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- Pages: 12
- Published: 2021
- How well do existing behavior change theories apply to family/friends who contact The Hotline and love is respect?
- What is an appropriate theoretical framework that describes the role of family/friends, assesses their needs, and gives them relevant information?
- What are the key components of an effective intervention for supporting the family/friends of someone affected by relationship abuse?
The brief describes a theoretical framework for services provided to family and friends of victims/survivors contacting the National Domestic Violence Hotline (The Hotline). It explains the process for developing a theoretical framework and presents the final framework. This work builds upon earlier work to develop a theoretical framework for services provided to victims/survivors contacting The Hotline.
The purpose of this brief is to describe and illustrate a theoretical framework for family/friends of those affected by relationship abuse and to help domestic violence practitioners understand the process of developing the theoretical framework.
Key Findings and Highlights
Key findings and highlights from the third phase of the SAF-T project include:
- A literature review of family/friends yielded three main themes: helpful involvement, unhelpful involvement, and consequences of involvement.
- Analyses of 528 de-identified online chats and 9 interviews indicated that family/friends contact The Hotline for a variety of reasons including to learn more about abuse and to identify resources and ways to help their loved ones.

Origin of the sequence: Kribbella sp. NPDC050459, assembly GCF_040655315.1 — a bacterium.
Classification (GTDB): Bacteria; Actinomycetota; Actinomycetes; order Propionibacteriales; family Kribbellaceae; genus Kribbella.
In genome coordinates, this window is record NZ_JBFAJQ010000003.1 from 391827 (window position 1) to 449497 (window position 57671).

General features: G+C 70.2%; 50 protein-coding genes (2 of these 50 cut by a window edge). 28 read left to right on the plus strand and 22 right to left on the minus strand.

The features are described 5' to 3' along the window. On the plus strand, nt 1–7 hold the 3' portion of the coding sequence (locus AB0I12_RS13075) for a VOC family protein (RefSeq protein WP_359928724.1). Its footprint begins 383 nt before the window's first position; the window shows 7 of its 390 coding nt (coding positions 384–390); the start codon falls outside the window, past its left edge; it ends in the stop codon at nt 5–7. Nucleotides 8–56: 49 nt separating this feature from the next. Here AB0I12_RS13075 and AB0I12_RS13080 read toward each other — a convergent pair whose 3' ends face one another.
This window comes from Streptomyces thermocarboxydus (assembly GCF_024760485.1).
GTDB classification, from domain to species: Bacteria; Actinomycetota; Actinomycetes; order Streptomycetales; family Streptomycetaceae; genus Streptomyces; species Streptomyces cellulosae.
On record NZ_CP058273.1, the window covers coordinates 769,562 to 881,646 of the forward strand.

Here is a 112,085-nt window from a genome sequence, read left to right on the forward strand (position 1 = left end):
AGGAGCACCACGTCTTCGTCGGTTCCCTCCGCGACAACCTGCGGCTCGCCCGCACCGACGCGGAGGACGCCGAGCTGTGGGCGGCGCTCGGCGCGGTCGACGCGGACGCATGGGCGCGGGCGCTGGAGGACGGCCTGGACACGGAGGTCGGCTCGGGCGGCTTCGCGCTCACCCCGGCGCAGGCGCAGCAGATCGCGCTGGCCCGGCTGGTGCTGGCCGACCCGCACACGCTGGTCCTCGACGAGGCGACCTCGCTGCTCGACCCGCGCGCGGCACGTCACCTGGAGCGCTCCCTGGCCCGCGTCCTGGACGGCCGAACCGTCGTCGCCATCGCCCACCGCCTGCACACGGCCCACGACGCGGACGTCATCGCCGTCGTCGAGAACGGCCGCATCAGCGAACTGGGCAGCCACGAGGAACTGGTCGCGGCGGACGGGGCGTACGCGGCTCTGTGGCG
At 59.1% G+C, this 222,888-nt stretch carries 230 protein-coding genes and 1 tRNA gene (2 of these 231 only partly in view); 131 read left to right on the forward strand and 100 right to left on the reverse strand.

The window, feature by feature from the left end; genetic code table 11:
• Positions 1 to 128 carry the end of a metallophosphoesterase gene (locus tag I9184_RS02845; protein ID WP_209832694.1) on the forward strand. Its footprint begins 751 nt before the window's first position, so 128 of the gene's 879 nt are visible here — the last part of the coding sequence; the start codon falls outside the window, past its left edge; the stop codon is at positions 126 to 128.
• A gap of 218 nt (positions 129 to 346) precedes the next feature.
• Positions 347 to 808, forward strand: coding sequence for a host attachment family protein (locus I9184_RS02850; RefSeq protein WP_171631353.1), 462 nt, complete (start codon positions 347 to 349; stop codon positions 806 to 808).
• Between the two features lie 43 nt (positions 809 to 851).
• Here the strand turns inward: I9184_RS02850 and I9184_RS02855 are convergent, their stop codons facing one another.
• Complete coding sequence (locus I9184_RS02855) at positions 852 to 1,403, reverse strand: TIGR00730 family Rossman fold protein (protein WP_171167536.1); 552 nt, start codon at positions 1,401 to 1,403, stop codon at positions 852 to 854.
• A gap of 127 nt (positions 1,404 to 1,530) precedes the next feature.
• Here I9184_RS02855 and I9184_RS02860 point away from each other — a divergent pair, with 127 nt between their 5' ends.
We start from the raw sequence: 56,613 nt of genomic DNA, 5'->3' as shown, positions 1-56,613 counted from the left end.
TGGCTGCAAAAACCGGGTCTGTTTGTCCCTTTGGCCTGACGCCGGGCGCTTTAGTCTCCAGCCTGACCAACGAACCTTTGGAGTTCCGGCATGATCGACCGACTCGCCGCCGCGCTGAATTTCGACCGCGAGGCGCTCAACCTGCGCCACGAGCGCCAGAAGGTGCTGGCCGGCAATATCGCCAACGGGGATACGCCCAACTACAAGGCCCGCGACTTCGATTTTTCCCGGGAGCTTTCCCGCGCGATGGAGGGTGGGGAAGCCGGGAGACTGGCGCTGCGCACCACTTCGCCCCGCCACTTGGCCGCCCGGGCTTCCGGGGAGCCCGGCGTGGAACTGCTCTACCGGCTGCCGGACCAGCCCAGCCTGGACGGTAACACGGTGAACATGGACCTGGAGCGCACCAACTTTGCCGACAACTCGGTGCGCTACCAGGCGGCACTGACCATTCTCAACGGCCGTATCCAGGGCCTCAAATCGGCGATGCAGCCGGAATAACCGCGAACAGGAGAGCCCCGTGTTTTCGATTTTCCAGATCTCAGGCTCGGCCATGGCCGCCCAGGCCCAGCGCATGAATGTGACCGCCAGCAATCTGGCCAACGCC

- A theoretical framework depicts how The Hotline can support family/friends of those affected by relationship abuse. Providing culturally appropriate support in an accessible and safe environment is a key overarching theme in the framework.
We reviewed published literature and analyzed transcripts from 528 de-identified online chats and 9 interviews. We incorporated findings from these activities into a four-step group concept mapping process (brainstorming, sorting, rating, and interpretation) to develop a theoretical framework for family/friends who contact The Hotline.
Carol A. Hagen, Angela D. Greene, Lacey A. Hartigan, Carrie J. Petrucci, Beth A. Rabinovich, and Joselin N. Bravo Bueno (2021). A theoretical framework for family and friends who contact the National Domestic Violence Hotline: A Summary brief for practitioners, OPRE Report # 2021-180, Washington, DC: Office of Planning, Research, and Evaluation, Administration for Children and Families, U.S. Department of Health and Human Services.
- Job title for The Hotline staff who provide crisis intervention and other services to individuals who contact The Hotline via phone, online chat, or text.
- Individuals who contact The Hotline via phone, online chat, or text.
- Domestic Violence Practitioner:
- Includes staff of shelters, local or state hotlines, victim services, individual therapy/family counseling services, Family Justice Centers, or domestic violence service organizations providing direct services to victims/survivors and family/friends of victims/survivors.
- Relationship Abuse:
- Coercive behaviors used by one partner to maintain power over another partner in an intimate relationship (e.g., physical harm, attempt to control, physical or sexual violence, threats, intimidation, tactics to instill fear, emotional abuse, economic abuse). This term is often used interchangeably with intimate partner violence.